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I'm new to SharePoint (SP) deployment. I need to deploy a SharePoint Foundation (SPF) 2010 solution.

Currently, while debugging, I've been deploying it locally a la CTRL+F5. This generates the WSP and deploys it to the SPF server. what is deployed works as expected.

Now, I've got the VS.NET solution (an SPF2010 application page deployed to the SPF farm) building on a ci server, CruiseControl.NET. Here's the exec task in ccnet:

<exec executable="C:\builderTools\WSPBuilderExtensions\WSPBuilder.exe">
    <buildArgs>-WSPName MyWsp.wsp -BuildMode Release -OutputPath "C:\SomeSharePointDeploymentFolder"</buildArgs>
    <baseDirectory>C:\devBuilder\MyWspSolutionBaseDirectory\</baseDirectory>
    <buildTimeoutSeconds>360</buildTimeoutSeconds>
</exec>

Everything builds great then I run WSPBuilder 2010 Beta to build the WSP that will be "XCOPY"ied to a share on the SharePoint server where I'll run some PowerShell to deploy it.

The first thing I noticed when looking at the contents of the WSP generated by WSPBuilder vs. the one that the VS.NET SP2010 project generates is that all the files I have in my Layouts folder are missing from the manifest.xml and from the WSP itself. In fact all files are missing aside from DLLs.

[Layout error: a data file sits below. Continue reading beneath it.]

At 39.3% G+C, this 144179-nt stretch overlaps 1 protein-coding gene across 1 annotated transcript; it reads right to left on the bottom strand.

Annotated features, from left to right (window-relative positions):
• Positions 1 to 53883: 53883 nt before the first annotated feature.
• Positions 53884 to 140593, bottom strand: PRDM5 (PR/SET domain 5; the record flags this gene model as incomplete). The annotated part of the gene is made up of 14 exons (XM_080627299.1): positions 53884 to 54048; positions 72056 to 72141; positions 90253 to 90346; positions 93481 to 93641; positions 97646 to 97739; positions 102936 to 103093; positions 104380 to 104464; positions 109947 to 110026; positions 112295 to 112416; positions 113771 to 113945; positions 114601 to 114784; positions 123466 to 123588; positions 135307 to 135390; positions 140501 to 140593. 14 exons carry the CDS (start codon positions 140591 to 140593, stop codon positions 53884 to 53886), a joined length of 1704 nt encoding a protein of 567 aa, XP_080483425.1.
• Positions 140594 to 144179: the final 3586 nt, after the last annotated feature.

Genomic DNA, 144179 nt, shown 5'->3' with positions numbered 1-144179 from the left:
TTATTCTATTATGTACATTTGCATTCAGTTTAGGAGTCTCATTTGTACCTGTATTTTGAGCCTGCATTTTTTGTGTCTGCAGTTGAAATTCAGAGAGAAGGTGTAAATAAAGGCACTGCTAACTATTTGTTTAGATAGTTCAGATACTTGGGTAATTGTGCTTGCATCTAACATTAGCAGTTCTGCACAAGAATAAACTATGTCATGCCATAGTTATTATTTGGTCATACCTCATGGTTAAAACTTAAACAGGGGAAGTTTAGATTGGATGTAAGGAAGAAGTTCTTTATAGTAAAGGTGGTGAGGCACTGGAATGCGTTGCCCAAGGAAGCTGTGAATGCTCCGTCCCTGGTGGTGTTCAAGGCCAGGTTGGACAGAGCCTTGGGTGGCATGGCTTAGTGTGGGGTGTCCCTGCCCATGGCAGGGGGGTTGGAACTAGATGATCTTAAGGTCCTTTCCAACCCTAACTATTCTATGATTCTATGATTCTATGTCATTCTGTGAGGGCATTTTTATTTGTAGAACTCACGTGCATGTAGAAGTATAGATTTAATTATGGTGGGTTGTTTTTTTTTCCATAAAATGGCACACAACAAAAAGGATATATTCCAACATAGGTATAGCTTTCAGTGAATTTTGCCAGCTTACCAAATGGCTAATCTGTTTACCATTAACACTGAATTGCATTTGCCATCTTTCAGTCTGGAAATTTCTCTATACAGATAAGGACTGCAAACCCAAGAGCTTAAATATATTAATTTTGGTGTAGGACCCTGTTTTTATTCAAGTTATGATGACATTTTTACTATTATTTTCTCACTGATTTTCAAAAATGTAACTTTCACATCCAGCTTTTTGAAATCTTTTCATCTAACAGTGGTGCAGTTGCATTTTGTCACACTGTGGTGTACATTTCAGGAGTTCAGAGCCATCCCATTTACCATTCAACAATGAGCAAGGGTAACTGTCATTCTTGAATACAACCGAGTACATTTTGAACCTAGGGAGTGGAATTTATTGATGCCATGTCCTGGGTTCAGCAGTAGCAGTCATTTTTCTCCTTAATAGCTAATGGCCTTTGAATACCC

The other issue is CAS is all messed up.

I'm wondering how to generate the WSP just like VS.NET 2010 does via WSPBuilder.

From what I read on the Net, lots of people swear by WSPBuilder (even for 2010) but I found recent articles and some SO questions talking about building via MSBuild instead of WSPBuilder. Is one better than the other?

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migrated from stackoverflow.com Dec 18 '11 at 13:33

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1 Answer 1

up vote 4 down vote accepted

I wouldn't go for WSPBuilder (a third party product) anymore in SharePoint 2010 as all the building is done from within Visual Studio and MSBUILD today.

To create a wsp package just like Visual Studio's there are a couple of steps:

  1. Use MSBUILD with argument /p:IsPackaging=True
  2. Done

I guess it was just one step... :-)

Read up on Continuous Integration of SharePoint projects with Team Foundation Server to find more meat to this than just an argument. The Team Foundation Server is encouraged from MS for CI, but I'm sure you are able to do what you want with CruiseControl.NET.

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